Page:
8. Maybe they aren’t so sure about their “salvation”?

9. Maybe those who use “religious” coping mechanisms aren’t as religious as they would like others to believe?

9. Maybe atheists are just realists are believers are just used to having their heads in the clouds?

In any case, it would appear that for some religious people there is a huge disconnect between what they say they believe and how they act, especially when death is imminent.

14. April 2009 · Write a comment · Categories: News

A picture of Pulsar B1509 taken by NASA’s Chandra X-Ray observatory. This “hand-like” shape spans 150 light years but it is caused by a neutron star that has a 12 mile diameter. Amazing.

Yet, what is even more amazing is that 5% of people (at one time it was as high as 43%) think it shows that hand of god (Daily News). Sigh. We definitely need more science education.

Recently Newseek published the result of its poll on religion in America (One Nation Under God?) and found that “A nation facing problems of biblical proportions appears to be looking less and less to religion for answers.” According to a new NEWSWEEK Poll, “the percentage of Americans who think faith will help answer all or most of the country’s current problems dipped to a historic low of 48 percent, down from 64 percent in 1994.” In addition Jon Meacham published an editorial piece on “The End of Christian America.” Are we in a post-Christian nation?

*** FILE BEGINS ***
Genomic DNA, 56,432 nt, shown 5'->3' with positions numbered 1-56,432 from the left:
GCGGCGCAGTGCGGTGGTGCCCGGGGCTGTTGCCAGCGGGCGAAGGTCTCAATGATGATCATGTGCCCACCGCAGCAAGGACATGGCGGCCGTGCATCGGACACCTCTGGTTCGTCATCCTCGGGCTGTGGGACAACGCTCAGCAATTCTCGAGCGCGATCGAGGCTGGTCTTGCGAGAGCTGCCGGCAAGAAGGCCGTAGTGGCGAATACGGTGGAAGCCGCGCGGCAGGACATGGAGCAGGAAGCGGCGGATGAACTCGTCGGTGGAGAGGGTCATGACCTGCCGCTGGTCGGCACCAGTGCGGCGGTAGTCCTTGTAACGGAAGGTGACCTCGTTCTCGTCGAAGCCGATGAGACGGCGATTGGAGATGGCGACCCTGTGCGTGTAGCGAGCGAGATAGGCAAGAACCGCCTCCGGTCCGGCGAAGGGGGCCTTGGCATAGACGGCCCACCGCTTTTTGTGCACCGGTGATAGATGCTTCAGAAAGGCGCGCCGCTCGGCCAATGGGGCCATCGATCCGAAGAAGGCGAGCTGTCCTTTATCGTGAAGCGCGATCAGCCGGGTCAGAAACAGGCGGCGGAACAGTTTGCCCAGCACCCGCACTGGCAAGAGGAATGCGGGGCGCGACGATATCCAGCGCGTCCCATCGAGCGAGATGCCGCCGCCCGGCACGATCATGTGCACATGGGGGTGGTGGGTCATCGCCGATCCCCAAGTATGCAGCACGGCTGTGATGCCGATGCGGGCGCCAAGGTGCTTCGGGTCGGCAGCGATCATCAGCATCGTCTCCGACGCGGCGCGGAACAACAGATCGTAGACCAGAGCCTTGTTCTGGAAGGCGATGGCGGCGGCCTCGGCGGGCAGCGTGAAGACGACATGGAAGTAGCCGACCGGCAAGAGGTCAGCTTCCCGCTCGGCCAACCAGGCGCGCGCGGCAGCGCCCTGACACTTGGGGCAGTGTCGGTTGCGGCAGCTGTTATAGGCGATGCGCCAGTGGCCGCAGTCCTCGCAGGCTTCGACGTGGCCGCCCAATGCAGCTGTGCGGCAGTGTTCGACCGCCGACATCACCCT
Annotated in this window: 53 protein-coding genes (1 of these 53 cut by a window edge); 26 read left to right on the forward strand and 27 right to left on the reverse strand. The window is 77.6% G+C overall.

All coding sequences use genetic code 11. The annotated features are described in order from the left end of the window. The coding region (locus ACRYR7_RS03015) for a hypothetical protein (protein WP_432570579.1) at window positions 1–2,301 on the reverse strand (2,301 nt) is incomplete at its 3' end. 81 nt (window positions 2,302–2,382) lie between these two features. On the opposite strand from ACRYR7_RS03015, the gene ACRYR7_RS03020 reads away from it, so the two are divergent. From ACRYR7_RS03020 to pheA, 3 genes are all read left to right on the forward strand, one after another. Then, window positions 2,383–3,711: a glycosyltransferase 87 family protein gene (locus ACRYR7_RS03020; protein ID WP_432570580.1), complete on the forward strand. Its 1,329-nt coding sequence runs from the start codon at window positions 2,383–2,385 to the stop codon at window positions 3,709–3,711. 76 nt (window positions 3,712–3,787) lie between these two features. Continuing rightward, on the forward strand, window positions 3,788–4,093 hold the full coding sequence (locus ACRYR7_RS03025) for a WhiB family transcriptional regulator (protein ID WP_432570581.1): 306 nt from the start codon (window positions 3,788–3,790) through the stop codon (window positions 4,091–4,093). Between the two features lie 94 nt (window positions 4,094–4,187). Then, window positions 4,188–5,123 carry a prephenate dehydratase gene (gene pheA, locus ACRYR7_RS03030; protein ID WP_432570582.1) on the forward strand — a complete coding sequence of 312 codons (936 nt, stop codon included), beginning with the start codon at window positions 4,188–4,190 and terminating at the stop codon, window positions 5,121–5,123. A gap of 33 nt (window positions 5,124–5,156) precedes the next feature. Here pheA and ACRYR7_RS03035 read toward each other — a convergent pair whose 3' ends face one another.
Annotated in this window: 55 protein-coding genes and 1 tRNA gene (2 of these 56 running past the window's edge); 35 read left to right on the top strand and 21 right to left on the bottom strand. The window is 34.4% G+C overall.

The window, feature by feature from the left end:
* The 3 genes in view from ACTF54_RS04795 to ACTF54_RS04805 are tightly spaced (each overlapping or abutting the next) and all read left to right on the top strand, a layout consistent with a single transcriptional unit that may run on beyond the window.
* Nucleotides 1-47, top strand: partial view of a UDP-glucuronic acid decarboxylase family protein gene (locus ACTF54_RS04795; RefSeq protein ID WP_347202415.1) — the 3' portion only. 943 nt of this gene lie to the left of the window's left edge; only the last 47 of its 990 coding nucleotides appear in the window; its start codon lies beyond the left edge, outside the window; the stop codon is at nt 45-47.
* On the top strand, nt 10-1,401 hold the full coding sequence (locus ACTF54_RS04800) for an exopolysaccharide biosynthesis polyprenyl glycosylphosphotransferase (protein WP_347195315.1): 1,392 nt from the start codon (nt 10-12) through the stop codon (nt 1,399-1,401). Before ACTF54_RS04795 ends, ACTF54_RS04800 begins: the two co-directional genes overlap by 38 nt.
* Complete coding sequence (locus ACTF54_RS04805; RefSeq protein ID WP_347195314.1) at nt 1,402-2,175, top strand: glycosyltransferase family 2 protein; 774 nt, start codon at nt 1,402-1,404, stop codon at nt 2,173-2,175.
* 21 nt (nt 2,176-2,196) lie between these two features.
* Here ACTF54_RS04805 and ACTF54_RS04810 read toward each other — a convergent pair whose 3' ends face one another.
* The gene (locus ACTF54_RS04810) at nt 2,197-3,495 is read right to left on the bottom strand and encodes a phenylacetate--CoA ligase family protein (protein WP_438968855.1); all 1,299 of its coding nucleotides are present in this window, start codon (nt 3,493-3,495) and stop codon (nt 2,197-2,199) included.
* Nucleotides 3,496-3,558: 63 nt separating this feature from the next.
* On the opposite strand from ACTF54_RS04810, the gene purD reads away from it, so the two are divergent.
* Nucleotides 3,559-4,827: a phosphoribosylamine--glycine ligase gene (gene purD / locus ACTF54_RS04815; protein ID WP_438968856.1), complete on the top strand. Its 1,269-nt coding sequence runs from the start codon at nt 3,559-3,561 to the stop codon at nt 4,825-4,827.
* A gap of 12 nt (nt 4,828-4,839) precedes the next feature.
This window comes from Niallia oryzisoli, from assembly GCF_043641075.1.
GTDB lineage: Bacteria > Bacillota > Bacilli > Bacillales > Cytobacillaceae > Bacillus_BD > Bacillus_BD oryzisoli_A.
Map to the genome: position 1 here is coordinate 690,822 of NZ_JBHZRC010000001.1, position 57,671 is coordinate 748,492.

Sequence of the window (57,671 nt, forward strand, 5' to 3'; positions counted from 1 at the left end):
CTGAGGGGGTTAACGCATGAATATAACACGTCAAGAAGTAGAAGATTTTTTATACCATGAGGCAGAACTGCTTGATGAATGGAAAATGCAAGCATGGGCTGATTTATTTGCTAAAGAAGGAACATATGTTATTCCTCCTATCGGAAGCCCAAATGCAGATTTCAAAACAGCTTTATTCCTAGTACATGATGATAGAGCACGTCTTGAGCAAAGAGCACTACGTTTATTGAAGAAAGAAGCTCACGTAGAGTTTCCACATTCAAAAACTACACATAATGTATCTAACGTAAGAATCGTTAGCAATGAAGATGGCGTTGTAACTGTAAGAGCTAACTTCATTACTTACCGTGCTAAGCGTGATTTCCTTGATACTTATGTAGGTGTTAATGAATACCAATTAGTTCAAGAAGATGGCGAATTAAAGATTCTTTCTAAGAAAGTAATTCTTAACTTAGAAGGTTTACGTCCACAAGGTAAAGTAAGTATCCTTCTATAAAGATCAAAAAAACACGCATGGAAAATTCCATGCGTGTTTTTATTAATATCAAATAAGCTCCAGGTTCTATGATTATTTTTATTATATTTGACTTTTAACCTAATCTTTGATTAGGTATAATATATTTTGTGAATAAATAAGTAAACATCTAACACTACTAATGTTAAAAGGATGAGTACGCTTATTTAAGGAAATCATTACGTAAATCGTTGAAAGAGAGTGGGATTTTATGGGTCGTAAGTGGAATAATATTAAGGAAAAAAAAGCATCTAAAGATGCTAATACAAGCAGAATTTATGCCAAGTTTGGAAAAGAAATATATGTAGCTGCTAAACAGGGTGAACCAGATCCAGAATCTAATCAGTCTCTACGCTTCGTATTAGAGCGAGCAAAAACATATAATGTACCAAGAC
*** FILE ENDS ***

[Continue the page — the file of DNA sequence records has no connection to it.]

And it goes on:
R. Albert Mohler Jr. President of the Southern Baptist Theological Seminary said (as quoted by Jon Meacham): “The Northwest was never as religious, never as congregationalized, as the Northeast, which was the foundation, the home base, of American religion. To lose New England struck me as momentous… A remarkable culture-shift has taken place around us. The most basic contours of American culture have been radically altered. The so-called Judeo-Christian consensus of the last millennium has given way to a post-modern, post-Christian, post-Western cultural crisis which threatens the very heart of our culture.” Strong words by someone who is very much affected by the shifting religious landscape.

Maecham comments that “This is not to say that the Christian God is dead, but that he is less of a force in American politics and culture than at any other time in recent memory. To the surprise of liberals who fear the advent of an evangelical theocracy and to the dismay of religious conservatives who long to see their faith more fully expressed in public life, Christians are now making up a declining percentage of the American population.”